This is a pretty easy bet: 99 out of every 100 people who read this article have a subscription of some sort -- Netflix, Amazon Prime, Adobe Creative Cloud, and the list goes on and on.
And it’s good business for subscription companies, too. Once they sign someone up, the cha-chings are there every month until a subscriber remembers they’re paying for something they’re not using or doesn’t have value anymore. And if someone cancels a subscription, there's enough of a churn to keep their bean counters busy.
However, the Consumer Financial Protection Bureau (CFPB) thinks that some subscription services – specifically those offering “negative option” subscription services where they automatically renew unless the consumer affirmatively cancels, or trial marketing programs that charge a reduced fee for an initial period and then automatically begin charging a higher fee – have gone too far. The agency wants consumers to know the tricks used by companies to confuse and deceive consumers enrolled in subscription services.
“Consumers shouldn’t have to jump through hoops to cancel subscriptions they don’t want, and they shouldn’t have to worry about a trial marketing offer turning into an unwanted monthly charge,” said CFPB Director Rohit Chopra. “The CFPB has made it clear that misleading consumers about products or subscription services they don’t want is not only dishonest but also a violation of the law.”
It started with Transunion
The straw that broke the subscription game’s back was when the CFPB took action against Transunion for repeatedly breaking the law by allegedly violating a CFPB consent order and for deceptive marketing when selling credit scores, reports, and credit monitoring products.
“I got on the Transunion website to access my free credit report. But because of their deceptive website, I ended up signing up for a subscription that costs $25 a month without realizing it,” wrote Janissa from Wayan, Idaho, in a review submitted to ConsumerAffairs.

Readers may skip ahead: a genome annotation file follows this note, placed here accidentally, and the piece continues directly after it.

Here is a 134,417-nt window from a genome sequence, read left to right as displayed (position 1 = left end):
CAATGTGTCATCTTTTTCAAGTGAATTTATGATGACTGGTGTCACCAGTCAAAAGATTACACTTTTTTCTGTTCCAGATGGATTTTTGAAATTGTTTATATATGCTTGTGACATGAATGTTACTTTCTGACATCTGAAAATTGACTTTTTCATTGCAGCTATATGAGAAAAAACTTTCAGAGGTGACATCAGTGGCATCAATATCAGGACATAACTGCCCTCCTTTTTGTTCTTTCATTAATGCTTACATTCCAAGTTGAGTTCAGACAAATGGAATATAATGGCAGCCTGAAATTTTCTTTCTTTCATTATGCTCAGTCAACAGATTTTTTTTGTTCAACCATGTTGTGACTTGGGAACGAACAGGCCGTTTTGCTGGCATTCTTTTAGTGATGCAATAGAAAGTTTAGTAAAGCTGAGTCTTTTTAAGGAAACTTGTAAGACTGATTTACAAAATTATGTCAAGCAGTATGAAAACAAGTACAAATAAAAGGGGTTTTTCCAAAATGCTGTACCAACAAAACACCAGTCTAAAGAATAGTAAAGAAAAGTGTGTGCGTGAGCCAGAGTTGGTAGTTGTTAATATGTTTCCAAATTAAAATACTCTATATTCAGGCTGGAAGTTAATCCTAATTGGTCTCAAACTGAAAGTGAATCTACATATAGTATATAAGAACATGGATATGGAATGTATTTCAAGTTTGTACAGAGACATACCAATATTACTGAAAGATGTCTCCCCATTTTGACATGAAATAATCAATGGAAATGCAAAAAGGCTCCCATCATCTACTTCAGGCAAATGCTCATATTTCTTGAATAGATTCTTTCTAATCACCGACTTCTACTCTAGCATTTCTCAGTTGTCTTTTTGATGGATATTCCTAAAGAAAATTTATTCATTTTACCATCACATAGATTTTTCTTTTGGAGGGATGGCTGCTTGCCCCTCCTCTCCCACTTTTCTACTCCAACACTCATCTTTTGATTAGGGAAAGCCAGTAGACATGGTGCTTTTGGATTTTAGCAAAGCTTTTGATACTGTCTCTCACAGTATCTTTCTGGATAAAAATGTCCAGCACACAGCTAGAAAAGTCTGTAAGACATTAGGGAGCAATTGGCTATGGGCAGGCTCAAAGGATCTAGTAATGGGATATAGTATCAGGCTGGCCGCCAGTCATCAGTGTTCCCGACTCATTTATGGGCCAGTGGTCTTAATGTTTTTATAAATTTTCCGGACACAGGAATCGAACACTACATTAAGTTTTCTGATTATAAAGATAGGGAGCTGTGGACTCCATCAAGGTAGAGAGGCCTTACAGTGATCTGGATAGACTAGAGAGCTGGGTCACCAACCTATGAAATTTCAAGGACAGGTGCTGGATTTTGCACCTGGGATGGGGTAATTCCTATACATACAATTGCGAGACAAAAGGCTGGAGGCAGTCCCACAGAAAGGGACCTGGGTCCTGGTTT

Once it had Transunion in its grasp, the CFPB sued ACTIVE Network for allegedly tricking consumers into enrolling in a costly membership club through the use of digital dark patterns. The CFPB has also entered into consent orders with numerous credit card issuers for allegedly deceptively marketing optional “add-on” products that charged recurring fees until consumers affirmatively canceled.
Watch out for this
The agency says that consumers need to stay vigilant of three things that a subscription service might be trying to sneak into their deal:
A failure to disclose: “Companies likely violate the law if they misrepresent or fail to disclose information likely to inform a consumer’s decision about whether to enroll in a negative option service, including the amount of all charges and the fact that charges will continue unless the consumer takes affirmative steps to cancel,” the agency said.
Failing to obtain the consumer’s informed consent: There’s a small bit of responsibility on the consumer’s end to make sure they read all that’s required in signing up for a subscription, but by and large, the CFPB is telling companies they need to ensure that consumers genuinely agree to the terms of a negative option program.
“The CFPB has found or alleged that companies engaged in unfair, deceptive, and abusive acts and practices when companies misrepresented or failed to disclose that they were offering negative option programs, which resulted in consumers not understanding that they were enrolling in services with recurring charges.” Again, painfully poring through that fine print could save you money and headaches.
Misleading or impeding consumers wishing to cancel: The CFPB says that it’s fairly common for bad actors to make consumers jump through complicated hoops to cancel subscription products or services, such as being forced to talk to customer service agents repeatedly, or for unreasonably long times, before granting a request to cancel.
One quick insight in dealing with a subscription cancellation -- many companies will go to the mat to try and save a subscription. If a customer service representative says they’re transferring you to the company’s “customer retention team,” beware. The love you’re given isn’t there to make you feel good as much as it is for the company to keep your little revenue stream flowing to its bank account.
If you have a subscription problem…
…don’t give up. Try canceling the subscription the right way: call the company and ask for the subscription to be canceled. Ask when, too. Most don’t want to mess with the CFPB, but if you get any hassles, the CFPB has other options you can try and are available here.